Sleep is for losers. Kush Thaker, 17, doesn’t say so explicitly – he’s a student politician, after at all – but it’s clear that he has been sold on the awake-is-great ethos of modern society. Pulling an all-nighter is “glorified.” The notion that he may spend one-third of his life sleeping is “daunting.” He admires the entrepreneurs whose “brilliant ideas strike at 4 a.m.” High achievers, he explains, “are expected to forgo sleep.”
In the 1960s, the legendary psychologist Albert Bandura rejected the view that learning is passive. Instead he emphasized the importance of the active use of learning strategies. Today, Bandura’s legacy lives on, and has been extended in exciting new directions. Grounded in Bandura’s pioneering research, in 1986 Barry Zimmerman and Martinez Pons published a paper that helped spur an entire new field of study on self-regulated learning strategies. Zimmerman and Pons interviewed 40 tenth-grade students who were on a “high achievement track” and compared their responses against those of 40 tenth-graders who were in “lower achievement tracks.”
National survey of post-secondary students in Canada shows stress and anxiety are major factors in mental health
Ninety per cent of students surveyed said they were overwhelmed by the demands of their academic careers. It’s official. Canadian university students are boring. They may think they’re all party animals, going hard on drugs and booze. But, according to the first-ever nationwide health survey of post-secondary students in Canada, a third of them say they haven’t had a drink in a month and the majority have never smoked a cigarette or marijuana.
If middle school is miserable – think pimples and puberty – then, according to the survey released by the Toronto District School Board this week, it really goes downhill in high school. Along with the expected news that a good chunk of the city’s teenagers surveyed are anxious, sleep-deprived and stressed , one of the […]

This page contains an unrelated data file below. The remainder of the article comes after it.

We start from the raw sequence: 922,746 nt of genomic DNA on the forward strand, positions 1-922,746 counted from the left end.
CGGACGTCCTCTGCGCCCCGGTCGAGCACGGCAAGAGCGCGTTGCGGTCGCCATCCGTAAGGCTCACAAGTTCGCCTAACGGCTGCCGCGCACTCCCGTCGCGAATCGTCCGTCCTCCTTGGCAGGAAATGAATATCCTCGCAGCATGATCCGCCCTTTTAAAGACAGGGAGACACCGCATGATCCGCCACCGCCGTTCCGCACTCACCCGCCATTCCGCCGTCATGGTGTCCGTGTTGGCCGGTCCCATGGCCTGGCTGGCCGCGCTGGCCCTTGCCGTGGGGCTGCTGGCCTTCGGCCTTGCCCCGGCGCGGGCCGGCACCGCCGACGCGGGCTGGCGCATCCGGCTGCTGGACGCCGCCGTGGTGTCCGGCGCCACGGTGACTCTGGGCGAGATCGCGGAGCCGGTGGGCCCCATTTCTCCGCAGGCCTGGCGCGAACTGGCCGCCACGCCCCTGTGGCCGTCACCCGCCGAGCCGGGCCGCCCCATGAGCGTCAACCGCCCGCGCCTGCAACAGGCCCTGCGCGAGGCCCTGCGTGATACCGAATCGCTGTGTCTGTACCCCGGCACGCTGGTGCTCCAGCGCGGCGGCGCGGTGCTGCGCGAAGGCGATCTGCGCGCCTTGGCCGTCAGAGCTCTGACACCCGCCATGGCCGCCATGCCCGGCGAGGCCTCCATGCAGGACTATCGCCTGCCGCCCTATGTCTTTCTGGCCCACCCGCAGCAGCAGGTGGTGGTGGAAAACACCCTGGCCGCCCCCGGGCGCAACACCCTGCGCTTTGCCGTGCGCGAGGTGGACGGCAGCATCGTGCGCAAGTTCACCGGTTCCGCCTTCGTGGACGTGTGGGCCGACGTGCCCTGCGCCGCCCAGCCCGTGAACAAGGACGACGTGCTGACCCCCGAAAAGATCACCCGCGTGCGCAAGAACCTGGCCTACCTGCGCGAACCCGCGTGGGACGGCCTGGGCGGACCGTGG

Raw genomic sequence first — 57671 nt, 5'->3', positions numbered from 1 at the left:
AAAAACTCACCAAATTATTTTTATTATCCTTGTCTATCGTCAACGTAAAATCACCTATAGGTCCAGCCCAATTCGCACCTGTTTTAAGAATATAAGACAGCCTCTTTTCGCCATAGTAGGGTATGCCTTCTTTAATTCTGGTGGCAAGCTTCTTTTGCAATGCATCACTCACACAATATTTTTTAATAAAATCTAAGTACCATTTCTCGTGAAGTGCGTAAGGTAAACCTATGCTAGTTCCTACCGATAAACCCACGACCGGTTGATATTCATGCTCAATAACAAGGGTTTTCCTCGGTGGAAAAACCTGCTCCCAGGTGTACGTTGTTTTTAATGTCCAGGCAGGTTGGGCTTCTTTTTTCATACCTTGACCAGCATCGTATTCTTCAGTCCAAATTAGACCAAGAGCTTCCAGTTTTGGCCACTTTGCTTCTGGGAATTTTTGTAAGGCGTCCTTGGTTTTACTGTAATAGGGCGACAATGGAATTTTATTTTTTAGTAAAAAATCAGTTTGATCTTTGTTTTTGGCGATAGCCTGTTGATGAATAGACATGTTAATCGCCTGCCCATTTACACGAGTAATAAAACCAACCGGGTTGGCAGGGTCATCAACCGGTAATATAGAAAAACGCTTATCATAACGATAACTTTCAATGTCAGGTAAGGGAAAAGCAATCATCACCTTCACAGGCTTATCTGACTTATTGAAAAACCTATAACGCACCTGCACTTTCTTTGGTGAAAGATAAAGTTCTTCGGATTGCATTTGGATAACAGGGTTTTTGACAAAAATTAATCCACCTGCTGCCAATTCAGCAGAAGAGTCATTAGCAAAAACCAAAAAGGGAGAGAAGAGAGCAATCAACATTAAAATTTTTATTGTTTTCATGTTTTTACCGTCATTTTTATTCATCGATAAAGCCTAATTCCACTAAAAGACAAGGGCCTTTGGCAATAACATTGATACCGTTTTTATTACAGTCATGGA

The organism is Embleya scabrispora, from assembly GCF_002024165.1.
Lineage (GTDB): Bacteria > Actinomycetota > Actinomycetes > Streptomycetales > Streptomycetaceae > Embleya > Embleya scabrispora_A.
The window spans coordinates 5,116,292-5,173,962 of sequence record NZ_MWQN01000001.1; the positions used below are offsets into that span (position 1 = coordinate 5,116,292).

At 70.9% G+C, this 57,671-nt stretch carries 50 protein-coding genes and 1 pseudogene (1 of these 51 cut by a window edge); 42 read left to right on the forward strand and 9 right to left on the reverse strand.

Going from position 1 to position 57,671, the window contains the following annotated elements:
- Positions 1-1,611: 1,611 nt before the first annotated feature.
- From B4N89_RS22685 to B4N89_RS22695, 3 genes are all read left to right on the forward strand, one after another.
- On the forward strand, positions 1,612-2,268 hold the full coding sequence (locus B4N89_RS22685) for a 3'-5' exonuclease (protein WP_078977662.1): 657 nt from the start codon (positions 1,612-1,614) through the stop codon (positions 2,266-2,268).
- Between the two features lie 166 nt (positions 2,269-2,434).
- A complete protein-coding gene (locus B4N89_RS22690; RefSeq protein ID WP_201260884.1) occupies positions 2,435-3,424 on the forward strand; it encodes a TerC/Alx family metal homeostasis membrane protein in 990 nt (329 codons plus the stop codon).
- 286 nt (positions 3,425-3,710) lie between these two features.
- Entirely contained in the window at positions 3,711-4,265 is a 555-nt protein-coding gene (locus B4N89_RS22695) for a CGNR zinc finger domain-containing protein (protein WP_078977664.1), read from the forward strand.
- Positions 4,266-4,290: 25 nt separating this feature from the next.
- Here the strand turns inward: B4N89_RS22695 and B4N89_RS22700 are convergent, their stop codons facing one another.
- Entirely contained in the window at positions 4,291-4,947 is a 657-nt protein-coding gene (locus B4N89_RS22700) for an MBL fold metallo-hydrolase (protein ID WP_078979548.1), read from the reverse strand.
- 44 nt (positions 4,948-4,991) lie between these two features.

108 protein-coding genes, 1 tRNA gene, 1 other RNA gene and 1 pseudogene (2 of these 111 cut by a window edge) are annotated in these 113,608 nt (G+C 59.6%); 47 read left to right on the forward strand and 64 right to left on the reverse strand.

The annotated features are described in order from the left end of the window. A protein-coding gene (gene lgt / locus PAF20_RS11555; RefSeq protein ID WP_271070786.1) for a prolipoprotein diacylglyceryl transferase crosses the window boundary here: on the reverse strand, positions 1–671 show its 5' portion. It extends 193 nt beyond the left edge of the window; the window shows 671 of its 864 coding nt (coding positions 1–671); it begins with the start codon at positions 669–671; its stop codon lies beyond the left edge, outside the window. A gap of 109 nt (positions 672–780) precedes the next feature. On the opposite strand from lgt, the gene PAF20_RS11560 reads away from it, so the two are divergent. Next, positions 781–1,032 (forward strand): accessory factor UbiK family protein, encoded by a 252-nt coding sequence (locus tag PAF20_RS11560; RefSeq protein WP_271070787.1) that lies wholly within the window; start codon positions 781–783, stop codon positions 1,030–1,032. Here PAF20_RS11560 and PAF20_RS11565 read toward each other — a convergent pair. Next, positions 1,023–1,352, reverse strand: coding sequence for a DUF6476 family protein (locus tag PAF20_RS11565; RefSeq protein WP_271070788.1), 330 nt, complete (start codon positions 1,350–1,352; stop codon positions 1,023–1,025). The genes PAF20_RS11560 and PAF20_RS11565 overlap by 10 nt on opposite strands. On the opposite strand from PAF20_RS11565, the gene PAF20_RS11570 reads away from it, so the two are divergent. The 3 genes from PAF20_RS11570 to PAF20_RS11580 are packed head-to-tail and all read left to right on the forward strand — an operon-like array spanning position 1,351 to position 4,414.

Report cards, progress reports and parent-teacher conferences can be just as stressful, if not more, for you than for your child. No doubt you’ve been pushing and encouraging every day. You’ve set rules and you’ve done your best to make success possible. But maybe something about school just isn’t clicking.
When you’re reaching the point […]
Anthony Vo, a second-year medical student at the University of Ottawa, says he logs up to three hours of studying for every hour his classmates hit the books. But it’s not because he is a keener.
Vo, 22, has learning disabilities. […]
For students with attention-deficit/hyperactivity disorder, or ADHD, making the transition to college can be especially difficult. But by adopting certain strategies, such as sticking to a structured daily schedule and tapping into the university's disability support services, freshman with ADHD can do well, according to experts and teens with the condition.
"It’s raining kids in my office,” says Roy Boorady, Ph.D., assistant professor of child and adult psychiatry at New York University’s School of Medicine and Child Study Center. Every spring, psychologists who do neuropsychological testing are inundated with middle- and high-school students who are floundering. And the reasons for their visits are usually the same: They find it hard to navigate the swift currents of their educational environments.
Reasons for Non-Completion of Postsecondary Education and Profile of Postsecondary Dropouts – May 2008
Critical Review of Literature
The main function of the literature review in the present analysis is to provide a theoretical framework that guides the selection of variables as predictors of dropping out of postsecondary education. To set the stage for the present analysis, a brief review of the issue of dropping out […]
Quantifying the Effectiveness of Coaching for College Students with Attention Deficit/Hyperactivity Disorder
Researchers from Wayne State University in Michigan conducted the study over two years in 10 universities and community colleges throughout the country and tracked the progress of 110 students with ADHD. It is the largest and most comprehensive study of ADHD coaching conducted to-date. The research team measured students’ progress through both quantitative and qualitative analysis and determined that the Edge coaching model was highly effective in helping students improve executive functioning and related skills as measured by the Learning and Study Strategies Inventory (LASSI; Weinstein & Palmer, 2002).